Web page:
COPENHAGEN (Reuters) - Top insulin maker Novo Nordisk (NOVOb.CO) slashed its long-term profit growth forecast on Friday, signaling no let-up in its struggles to crack the U.S. market to which its chief executive said its commitment would not waver.
The Danish firm’s shares fell by as much as 19 percent to a 30-month low, wiping more than $15 billion off its market value after it halved the growth guidance to 5 percent from the 10 percent it predicted as recently as February.
“The market was expecting subdued guidance for 2017, but the significant cut to long-term expectations is a disappointment and the shares will undoubtedly be weak today,” Berenberg analysts wrote in a note to clients.
Novo Nordisk makes about half its revenue in the U.S. market, a market of around 30 million diabetics which the firm said on Friday had become “significantly more challenging”.
Competition among insulin producers has increased there and prices have been squeezed by the pharmacy benefit managers (PBMs) who administer drug programs for employers and health plans.
“We have a concern that these price pressures will continue at least into 2018 and likely into 2019, which is why we have lowered our long-term growth guidance,” Chief Executive Lars Rebien Sorensen told Reuters after the company reported third quarter earnings.
“(But) we have no intentions of leaving the U.S. market, whatever it costs.”
Novo Nordisk rival Sanofi (SASY.PA), which also reported earnings, told investors a sales decline at its diabetes unit would be limited at 4-8 percent per year until 2018, helping the French drugmaker’s shares rise more than 6 percent.
Eli Lilly’s (LLY.N) cheaper knock-off version of Sanofi’s slow-release insulin Lantus has seen a much faster uptake by U.S. medical insurers than expected, weighing on other patent-protected drugs such as Novo Nordisk’s Levemir.
While Sanofi derived about 22 percent of its group 2015 sales from anti-diabetics, Novo Nordisk’s diabetes business accounted for almost 80 percent of its sales. Novo said in August it had completed most contract negotiations with PBMs for next year and that average drug prices would fall by a low- to mid-single digit percentage from this year.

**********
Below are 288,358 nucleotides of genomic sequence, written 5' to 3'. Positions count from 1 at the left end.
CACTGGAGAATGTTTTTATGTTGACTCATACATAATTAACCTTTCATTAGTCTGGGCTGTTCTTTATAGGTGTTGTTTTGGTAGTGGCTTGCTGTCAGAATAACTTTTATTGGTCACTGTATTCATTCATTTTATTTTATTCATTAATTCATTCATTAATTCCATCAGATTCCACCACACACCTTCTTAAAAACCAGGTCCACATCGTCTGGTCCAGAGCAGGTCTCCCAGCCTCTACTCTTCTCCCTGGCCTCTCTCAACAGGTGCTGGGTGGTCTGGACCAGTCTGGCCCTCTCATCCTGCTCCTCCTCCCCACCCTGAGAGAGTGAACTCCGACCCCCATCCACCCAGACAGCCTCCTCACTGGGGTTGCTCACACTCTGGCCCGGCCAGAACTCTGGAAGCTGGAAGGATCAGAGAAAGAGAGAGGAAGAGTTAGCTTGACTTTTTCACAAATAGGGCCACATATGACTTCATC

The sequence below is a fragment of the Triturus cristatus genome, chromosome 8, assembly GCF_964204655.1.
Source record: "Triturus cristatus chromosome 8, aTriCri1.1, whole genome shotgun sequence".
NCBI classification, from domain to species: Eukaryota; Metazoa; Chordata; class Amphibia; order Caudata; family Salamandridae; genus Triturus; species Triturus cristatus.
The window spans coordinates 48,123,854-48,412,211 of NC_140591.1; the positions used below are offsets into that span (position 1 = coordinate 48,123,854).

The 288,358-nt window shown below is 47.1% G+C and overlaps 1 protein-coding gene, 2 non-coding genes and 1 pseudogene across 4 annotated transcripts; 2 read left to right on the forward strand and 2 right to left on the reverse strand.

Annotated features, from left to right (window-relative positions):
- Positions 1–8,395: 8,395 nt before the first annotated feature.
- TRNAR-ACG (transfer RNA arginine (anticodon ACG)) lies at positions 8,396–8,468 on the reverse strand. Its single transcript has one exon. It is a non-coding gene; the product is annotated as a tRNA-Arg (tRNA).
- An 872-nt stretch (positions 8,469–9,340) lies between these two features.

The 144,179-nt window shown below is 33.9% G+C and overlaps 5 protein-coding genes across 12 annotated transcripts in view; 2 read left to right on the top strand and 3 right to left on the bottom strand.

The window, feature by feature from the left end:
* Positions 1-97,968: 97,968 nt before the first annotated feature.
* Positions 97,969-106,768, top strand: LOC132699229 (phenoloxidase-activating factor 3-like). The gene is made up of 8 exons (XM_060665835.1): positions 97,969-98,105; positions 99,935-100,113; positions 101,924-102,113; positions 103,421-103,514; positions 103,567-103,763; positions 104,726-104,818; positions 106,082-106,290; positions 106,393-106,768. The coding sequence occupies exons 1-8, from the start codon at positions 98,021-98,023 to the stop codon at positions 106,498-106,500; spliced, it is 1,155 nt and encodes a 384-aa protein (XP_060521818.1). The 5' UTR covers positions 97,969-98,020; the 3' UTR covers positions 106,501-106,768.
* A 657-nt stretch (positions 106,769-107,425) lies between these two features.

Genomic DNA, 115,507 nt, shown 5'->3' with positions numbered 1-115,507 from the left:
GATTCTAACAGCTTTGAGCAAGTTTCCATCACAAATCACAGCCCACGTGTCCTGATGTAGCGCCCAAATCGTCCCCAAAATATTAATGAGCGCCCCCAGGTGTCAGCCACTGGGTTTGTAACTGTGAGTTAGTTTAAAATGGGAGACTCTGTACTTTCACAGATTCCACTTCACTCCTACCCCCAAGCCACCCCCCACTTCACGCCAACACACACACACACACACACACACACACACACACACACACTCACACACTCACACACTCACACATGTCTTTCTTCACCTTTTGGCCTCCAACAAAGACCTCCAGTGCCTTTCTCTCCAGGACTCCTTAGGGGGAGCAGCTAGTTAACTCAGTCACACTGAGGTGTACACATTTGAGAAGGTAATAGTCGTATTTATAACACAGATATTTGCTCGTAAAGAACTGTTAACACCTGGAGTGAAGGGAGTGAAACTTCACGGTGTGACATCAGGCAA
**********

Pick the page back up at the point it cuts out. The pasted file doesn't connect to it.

“Next year will be a desert journey on earnings,” Alm. Brand analyst Michael Friis Jorgensen said. “And Novo Nordisk is saying that the price pressure isn’t isolated to ‘17, ‘18. It’s going all the way to 2020.”
In September, competition in the U.S. market prompted Novo Nordisk to announce 1,000 job cuts out of a workforce of 42,300.
The same month, long-time CEO Sorensen said he would step down by the end of 2016 in what was seen as part of a change of strategy.
The company said on Friday that Jesper Hoiland, replaced last month as head of its North American operations, was also leaving the company, and that it would not move ahead as planned with current development projects involving oral insulin.
On top of its long-term guidance cut, Novo lowered its 2016 operating profit growth forecast in local currencies to 5-7 percent from 5-8 percent, and sales growth to 5-6 percent from 5-7 percent.
Its third-quarter operating profit of 12.42 billion Danish crowns ($1.82 billion) was in line with analysts’ expectations. Revenue of 27.54 billion crowns was just below.
At 0729 ET, Novo Nordisk shares were down 15.7 percent at 235.30 crowns.
“This is not doomsday. It’s still a solid pharmaceutical company... now in line with other pharmaceuticals in the coming years earnings-wise,” Alm. Brand’s Friis Jorgensen said.
Additional reporting by Nikolaj Skydsgaard and by Ludwig Burger in Frankfurt; writing by John Stonestreet; editing by Jason Neely